Unfortunately, as cutbacks are made to school districts, the immediate availability of the school nurse is also diminishing.
Nurses in schools have dropped significantly in the past 30 years. Most states require that nurses be employed by school districts, yet it is the number of schools and students to oversee that grows as education budgets are cut. The National Association of School Nurses (NASN) recommends one registered nurse for every 750 students; less if there are high numbers of complex students. Most school nurses are responsible to oversee between 920-1200 students. This is a tremendous challenge considering the increase in complicated chronic conditions such as asthma and diabetes. Nurses who are stretched too thin are unable to perform community health services such as assisting families with applying for resources like Medicaid.
While most schools in the U.S. have access to a school nurse, many employ a health aide in their medical bay who can contact a nurse as needed. School nurses are responsible to oversee more students at multiple schools, sometimes many miles apart and only at part-time hours. Only 45% of public schools have full-time school nurses. School nurses must work in tandem with school officials to address the health and safety concerns of their communities. Through this partnership, school nurses will continue to make a positive impact on students and their families.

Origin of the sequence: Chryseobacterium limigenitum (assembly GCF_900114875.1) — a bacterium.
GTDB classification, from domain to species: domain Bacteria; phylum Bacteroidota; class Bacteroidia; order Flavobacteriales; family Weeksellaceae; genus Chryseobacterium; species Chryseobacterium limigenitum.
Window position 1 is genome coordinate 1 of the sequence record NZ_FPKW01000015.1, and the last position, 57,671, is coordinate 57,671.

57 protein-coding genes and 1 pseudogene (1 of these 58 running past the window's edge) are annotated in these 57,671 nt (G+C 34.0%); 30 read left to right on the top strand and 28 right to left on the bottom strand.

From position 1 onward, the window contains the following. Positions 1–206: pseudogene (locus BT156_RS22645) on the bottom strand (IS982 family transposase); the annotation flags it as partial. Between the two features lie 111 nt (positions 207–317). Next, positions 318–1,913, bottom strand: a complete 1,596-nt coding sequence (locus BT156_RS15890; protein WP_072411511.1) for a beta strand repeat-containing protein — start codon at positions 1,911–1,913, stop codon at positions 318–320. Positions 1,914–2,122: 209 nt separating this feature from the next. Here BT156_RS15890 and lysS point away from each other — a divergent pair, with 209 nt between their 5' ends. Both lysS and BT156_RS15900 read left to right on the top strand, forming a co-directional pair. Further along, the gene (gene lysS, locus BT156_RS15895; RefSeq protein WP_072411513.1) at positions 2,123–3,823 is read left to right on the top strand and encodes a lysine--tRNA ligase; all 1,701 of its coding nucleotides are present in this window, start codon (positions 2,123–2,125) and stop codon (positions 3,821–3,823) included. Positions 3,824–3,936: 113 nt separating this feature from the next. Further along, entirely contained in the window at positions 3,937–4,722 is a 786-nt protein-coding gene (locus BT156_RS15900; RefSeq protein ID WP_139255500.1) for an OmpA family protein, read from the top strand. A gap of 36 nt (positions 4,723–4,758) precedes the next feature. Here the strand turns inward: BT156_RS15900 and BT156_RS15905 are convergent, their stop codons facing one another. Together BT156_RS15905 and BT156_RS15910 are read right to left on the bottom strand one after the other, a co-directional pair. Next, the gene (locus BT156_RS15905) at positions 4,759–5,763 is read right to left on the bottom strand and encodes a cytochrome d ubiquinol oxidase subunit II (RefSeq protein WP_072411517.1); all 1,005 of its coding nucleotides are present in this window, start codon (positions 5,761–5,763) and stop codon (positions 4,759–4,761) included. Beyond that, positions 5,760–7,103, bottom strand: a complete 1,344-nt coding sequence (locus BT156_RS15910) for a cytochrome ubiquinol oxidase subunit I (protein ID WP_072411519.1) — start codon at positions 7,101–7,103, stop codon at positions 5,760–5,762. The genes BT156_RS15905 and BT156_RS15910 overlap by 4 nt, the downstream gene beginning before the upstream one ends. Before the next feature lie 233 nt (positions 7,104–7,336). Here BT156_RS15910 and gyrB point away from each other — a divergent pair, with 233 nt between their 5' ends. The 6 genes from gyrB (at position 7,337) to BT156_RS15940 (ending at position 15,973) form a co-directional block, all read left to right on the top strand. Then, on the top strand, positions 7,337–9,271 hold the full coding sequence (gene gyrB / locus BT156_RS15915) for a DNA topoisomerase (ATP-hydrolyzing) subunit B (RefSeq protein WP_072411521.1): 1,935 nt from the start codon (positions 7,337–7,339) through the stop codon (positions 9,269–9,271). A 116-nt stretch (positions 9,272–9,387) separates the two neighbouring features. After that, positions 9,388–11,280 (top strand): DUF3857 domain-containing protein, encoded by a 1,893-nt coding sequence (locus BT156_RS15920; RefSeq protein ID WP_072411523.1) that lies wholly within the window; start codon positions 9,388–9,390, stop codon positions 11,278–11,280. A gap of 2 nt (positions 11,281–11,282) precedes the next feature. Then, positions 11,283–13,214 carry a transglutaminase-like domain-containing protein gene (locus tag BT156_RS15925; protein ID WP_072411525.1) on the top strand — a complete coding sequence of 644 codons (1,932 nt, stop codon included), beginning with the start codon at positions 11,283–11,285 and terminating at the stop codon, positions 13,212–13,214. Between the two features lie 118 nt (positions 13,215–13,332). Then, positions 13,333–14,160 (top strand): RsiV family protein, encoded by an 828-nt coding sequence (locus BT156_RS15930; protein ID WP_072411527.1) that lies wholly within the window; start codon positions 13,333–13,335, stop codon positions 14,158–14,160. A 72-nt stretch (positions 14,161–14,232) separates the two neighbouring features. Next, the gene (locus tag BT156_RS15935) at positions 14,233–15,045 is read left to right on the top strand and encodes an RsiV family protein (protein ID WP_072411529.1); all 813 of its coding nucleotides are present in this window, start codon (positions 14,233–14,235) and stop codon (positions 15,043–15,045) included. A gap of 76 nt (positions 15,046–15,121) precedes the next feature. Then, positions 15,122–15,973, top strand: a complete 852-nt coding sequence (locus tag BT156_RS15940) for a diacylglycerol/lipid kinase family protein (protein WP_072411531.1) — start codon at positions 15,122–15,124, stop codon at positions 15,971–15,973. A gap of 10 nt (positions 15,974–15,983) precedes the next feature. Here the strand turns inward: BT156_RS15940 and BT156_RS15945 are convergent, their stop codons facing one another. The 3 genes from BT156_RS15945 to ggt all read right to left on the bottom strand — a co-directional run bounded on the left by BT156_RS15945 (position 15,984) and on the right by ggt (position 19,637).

School nurses work in nearly all educational facilities, including public schools, private schools, vocational and/or alternative schools, and more. They can also work in international schools or on US military bases. While school nurses typically work in a health office on a school campus, budget cuts have increasingly forced employed school nurses to travel amongst schools in a particular district, for example. School nurses typically work daytime hours when school is in session, and many have summers, holidays, and other school breaks off.
School nurses are tasked with taking care of the physical and mental well-being of students on a school campus. This involves assessing ill or injured students, administering treatment or first aid, and deciding if a student's parents or emergency services need to be contacted. Students with chronic issues like asthma or allergies may enlist the school nurse to help with administering necessary medications or treatments on a regular basis. School nurses may also help assess and treat students with mental health issues like ADHD.
What Are the Roles and Duties of a School Nurse?
- Provide physical and mental health care to students
- Treat illnesses such as fevers, colds, stomach aches, and other ailments
- Administer first aid and wound care to injured students
- Assess illnesses and injuries and contact parents or emergency services if they are severe
- Monitor and dispense students' medications
- Provide health education to students
The median salary of a school RN is $46,840 with a range of $37,420-$59,135. Location, type of school, experience, and certifications all affect salary.
While registered nursing employment is up in general, school nurses may not see the level of growth that other nursing specialties are seeing due to increasing budget cuts within the school system. However, school nursing jobs are generally low-stress jobs with good hours, so they are highly desirable for those who don't want to work in a fast-paced hospital environment.
- National Association of School Nurses
- National Board for Certification of School Nurses
- National Association of State School Nurse Consultants
- American School Health Association
- The Journal of School Nursing